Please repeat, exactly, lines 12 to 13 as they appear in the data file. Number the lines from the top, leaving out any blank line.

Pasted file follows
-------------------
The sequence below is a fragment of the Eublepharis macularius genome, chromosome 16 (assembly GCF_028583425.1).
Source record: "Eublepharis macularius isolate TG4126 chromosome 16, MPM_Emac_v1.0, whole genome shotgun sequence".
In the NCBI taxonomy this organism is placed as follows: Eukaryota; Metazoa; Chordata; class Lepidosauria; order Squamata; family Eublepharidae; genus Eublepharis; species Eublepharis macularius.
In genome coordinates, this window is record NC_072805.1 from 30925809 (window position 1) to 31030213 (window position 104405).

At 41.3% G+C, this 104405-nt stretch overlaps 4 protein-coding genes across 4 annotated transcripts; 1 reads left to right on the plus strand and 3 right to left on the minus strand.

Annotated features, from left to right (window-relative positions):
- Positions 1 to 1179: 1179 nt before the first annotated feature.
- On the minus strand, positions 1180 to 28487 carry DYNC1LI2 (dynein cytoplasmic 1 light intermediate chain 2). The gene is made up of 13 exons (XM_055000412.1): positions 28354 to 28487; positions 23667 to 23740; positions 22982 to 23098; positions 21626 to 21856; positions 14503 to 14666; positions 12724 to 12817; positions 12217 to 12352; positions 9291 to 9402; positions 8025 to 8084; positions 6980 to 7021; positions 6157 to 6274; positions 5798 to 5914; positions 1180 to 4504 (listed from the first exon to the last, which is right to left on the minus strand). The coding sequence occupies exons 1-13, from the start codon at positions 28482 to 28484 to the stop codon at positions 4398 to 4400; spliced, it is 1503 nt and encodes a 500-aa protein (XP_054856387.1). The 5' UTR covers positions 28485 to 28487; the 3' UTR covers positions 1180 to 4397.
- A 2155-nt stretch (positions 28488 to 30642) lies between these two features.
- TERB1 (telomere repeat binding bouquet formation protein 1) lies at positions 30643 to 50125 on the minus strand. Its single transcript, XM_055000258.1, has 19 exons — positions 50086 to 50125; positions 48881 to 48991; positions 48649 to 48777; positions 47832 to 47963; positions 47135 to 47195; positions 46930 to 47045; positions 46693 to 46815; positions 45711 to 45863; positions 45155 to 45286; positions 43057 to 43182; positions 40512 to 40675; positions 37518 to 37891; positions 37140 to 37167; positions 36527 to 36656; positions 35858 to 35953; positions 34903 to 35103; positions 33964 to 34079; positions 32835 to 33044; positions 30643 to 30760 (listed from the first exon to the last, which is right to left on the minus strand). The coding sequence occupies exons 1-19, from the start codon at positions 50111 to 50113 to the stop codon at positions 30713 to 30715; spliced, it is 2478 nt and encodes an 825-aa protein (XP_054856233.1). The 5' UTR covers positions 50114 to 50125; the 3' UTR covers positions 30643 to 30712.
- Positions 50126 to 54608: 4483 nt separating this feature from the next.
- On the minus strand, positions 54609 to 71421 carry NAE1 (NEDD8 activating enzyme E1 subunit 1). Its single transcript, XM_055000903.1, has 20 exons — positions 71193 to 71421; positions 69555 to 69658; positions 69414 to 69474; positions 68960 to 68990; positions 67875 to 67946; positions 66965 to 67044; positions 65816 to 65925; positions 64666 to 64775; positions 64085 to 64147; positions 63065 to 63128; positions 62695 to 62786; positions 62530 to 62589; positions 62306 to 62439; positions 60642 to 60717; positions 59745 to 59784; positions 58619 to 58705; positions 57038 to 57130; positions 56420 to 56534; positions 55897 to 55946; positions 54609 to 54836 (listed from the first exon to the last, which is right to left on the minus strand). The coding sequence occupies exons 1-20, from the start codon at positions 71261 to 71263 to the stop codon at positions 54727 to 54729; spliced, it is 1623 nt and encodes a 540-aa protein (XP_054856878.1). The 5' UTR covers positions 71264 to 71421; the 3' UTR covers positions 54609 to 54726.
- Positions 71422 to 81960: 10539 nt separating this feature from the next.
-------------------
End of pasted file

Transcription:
- On the minus strand, positions 54609 to 71421 carry NAE1 (NEDD8 activating enzyme E1 subunit 1). Its single transcript, XM_055000903.1, has 20 exons — positions 71193 to 71421; positions 69555 to 69658; positions 69414 to 69474; positions 68960 to 68990; positions 67875 to 67946; positions 66965 to 67044; positions 65816 to 65925; positions 64666 to 64775; positions 64085 to 64147; positions 63065 to 63128; positions 62695 to 62786; positions 62530 to 62589; positions 62306 to 62439; positions 60642 to 60717; positions 59745 to 59784; positions 58619 to 58705; positions 57038 to 57130; positions 56420 to 56534; positions 55897 to 55946; positions 54609 to 54836 (listed from the first exon to the last, which is right to left on the minus strand). The coding sequence occupies exons 1-20, from the start codon at positions 71261 to 71263 to the stop codon at positions 54727 to 54729; spliced, it is 1623 nt and encodes a 540-aa protein (XP_054856878.1). The 5' UTR covers positions 71264 to 71421; the 3' UTR covers positions 54609 to 54726.
- Positions 71422 to 81960: 10539 nt separating this feature from the next.